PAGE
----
• Cut out 2' of concrete floor at the outside wall. Install 2" (horizontal) rigid insulation. At exterior wall, bring insulation through concrete, to finish floor elevation. This provides a thermal break to the outside block wall.
      • Place PEX tubing in area of removed concrete, and pour into new concrete.
      • Construct new wall system at exterior perimeter.
      • Use moisture resistant drywall for bottom 4', with radiant barrier on inside.
      • Install PEX tubing horizontally on inside of lower wall, with horizontal firring. Use fiberboard or plywood on inside as wall finish.


  • Fluid temperatures in floor tubing:
    • 90F maximum in the winter...higher tempeatures may harm the floor material.
    • 68F lowest temperature for summer cooling. The coolant temperature in the radiant system should not go below 68F. This eliminates any risk of condensation and the human comfort is good (i.e. no cold feet). See ASHRAE article cited below.

Integration and Controls Design Requirements

Overview

Integrating the radiant floor heating and cooling system requires significant design effort. Some of the controls will be manual and some will be automated. The key integration and control areas are:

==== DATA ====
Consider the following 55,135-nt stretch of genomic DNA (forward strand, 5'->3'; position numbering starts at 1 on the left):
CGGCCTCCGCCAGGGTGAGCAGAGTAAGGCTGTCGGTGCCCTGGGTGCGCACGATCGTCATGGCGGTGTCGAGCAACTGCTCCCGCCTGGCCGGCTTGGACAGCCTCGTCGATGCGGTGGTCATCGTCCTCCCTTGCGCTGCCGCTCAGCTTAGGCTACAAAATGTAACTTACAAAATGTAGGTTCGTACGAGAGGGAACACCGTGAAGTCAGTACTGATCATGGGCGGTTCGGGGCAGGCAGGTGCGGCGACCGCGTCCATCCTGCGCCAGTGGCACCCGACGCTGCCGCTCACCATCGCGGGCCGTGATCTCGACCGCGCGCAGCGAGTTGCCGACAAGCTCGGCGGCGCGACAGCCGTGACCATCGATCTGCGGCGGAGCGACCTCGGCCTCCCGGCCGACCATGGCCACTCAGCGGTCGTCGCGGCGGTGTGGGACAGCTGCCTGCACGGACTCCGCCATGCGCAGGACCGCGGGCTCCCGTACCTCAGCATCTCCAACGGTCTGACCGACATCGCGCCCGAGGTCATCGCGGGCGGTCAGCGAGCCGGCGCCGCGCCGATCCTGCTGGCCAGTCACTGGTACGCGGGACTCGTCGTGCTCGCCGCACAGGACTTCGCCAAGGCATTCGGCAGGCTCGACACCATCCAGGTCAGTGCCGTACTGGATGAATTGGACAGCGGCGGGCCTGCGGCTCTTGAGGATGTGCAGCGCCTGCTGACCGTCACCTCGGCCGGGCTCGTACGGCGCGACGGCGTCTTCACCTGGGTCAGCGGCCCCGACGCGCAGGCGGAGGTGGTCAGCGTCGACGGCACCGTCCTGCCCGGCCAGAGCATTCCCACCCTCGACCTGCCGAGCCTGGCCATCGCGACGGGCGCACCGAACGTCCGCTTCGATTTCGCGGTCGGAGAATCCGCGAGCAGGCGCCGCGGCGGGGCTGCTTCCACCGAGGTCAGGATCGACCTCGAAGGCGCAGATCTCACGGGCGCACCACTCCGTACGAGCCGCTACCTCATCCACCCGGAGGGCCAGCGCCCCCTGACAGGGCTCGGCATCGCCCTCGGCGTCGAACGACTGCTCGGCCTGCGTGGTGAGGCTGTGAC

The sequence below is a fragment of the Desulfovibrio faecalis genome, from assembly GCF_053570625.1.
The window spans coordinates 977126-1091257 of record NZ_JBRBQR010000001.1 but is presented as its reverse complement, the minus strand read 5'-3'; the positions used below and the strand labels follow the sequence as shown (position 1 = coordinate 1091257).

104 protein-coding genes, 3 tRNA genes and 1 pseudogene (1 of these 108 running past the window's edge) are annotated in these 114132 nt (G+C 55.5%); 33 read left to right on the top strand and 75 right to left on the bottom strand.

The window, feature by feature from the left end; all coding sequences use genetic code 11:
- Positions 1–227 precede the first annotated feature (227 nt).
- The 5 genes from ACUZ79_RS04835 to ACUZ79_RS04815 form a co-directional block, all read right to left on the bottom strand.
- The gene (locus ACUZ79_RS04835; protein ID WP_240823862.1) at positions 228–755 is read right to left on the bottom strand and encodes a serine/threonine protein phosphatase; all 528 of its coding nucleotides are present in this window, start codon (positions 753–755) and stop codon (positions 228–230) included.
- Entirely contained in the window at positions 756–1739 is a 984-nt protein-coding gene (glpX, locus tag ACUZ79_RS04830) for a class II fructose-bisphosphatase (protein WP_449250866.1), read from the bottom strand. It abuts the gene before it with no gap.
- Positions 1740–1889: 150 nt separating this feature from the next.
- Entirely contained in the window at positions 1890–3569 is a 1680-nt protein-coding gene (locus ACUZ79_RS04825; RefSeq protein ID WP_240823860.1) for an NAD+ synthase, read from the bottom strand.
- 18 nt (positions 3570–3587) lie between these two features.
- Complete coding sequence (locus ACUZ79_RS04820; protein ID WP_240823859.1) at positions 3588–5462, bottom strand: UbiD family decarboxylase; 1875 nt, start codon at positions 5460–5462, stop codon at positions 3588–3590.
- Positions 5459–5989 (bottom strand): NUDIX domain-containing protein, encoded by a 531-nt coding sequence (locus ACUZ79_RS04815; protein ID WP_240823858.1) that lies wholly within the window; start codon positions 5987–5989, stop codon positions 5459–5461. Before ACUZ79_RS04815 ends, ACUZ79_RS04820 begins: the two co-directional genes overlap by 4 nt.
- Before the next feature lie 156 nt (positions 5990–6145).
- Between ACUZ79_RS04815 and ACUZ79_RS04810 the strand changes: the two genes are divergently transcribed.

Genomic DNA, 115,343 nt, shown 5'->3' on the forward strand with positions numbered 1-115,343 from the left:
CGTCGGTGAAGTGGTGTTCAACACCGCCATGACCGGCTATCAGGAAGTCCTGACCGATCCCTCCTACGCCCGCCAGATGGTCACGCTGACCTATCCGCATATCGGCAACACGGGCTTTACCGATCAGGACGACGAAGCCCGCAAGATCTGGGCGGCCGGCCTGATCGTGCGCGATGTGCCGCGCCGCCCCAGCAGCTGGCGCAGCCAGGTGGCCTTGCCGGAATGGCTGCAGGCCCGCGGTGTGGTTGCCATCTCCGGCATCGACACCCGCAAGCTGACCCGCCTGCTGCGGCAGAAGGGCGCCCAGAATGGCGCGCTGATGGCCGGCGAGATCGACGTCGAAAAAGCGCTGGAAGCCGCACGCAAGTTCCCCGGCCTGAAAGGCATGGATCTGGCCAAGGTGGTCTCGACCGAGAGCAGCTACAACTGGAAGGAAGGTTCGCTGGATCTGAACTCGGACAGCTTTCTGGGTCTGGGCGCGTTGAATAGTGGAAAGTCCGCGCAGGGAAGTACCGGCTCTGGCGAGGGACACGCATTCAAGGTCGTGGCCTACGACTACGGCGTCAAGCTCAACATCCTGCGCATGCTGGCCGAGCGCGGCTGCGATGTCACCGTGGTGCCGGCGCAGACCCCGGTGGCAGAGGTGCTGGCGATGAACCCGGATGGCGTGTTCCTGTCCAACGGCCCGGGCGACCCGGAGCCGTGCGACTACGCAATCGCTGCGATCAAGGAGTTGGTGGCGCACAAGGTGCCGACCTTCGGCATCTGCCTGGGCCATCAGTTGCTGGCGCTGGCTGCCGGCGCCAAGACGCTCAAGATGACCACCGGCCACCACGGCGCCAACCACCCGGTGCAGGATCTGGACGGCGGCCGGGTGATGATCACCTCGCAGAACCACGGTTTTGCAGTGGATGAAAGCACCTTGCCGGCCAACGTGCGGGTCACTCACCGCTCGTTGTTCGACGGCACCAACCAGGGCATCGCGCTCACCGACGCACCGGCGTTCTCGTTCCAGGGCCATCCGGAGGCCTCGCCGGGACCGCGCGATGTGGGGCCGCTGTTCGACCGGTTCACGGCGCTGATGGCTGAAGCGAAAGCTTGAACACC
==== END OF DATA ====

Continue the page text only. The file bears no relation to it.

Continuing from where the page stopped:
• The supply-demand mixing valve for the radiant floors will control the temperature of the fluid in the radiant floor tubing (PEX).
  • Integration with heat exchanger measuring the delta T of the radiant water entering and leaving the heat exchanger.
  • There are four zones in the radiant floor system:
    • Historic - Front
    • Historic - Center
    • Historic - Back
    • Annex
  • Zones are thermostatically controlled and designed to keep the flow rates of the water within acceptable boundaries.
  • Zones can heat and cool. One, two, three or four zones can heat at one time. One, two, three or four zones can cool at one time.
    • The heat exchanger can provide heating or cooling, but not both within a season.
    • If cooling is needed in the heating season the geothermal heat pump does it directly, by-passing the heat exchanger.


Default Settings

The default setting is no heating/cooling supplied to the floor zones. This results in the following default settings for the pumps and valves:

  • Pumps
    • Off - Pumps 2,3,4,5,6,7
    • On - None
  • Valves